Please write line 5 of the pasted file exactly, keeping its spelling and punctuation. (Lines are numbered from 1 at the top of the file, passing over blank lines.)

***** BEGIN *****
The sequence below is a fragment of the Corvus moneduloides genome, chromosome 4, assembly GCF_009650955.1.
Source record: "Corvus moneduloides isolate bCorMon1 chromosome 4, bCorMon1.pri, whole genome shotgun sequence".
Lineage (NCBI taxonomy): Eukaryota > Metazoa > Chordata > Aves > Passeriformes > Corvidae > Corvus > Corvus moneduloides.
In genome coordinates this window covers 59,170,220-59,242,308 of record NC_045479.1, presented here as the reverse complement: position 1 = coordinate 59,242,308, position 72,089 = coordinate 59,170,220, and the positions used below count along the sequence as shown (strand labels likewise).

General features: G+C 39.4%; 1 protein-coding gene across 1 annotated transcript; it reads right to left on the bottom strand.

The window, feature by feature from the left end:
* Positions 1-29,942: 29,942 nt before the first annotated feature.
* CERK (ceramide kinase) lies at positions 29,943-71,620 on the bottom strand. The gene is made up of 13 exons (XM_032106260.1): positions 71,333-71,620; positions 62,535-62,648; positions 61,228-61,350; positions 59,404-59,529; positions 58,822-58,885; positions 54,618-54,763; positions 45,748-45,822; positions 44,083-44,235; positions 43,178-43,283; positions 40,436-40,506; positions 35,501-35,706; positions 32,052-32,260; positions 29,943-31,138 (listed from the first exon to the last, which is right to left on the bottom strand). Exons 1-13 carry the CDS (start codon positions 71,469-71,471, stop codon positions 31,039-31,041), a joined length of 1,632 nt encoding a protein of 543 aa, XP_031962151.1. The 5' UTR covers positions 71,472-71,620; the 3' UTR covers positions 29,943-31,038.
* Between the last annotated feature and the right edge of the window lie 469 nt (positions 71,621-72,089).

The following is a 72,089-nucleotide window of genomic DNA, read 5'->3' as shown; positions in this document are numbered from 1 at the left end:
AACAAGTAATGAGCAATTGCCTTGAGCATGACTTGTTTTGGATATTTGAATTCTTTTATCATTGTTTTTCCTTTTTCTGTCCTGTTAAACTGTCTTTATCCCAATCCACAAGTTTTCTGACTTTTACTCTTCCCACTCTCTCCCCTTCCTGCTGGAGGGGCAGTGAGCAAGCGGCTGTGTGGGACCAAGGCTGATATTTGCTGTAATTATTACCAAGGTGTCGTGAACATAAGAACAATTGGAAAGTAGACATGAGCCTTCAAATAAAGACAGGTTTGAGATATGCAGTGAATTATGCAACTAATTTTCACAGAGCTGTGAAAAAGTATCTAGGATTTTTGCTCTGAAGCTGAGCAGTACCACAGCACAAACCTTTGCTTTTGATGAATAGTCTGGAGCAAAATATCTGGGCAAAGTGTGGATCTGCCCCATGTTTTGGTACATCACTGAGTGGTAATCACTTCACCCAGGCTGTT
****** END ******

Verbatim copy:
General features: G+C 39.4%; 1 protein-coding gene across 1 annotated transcript; it reads right to left on the bottom strand.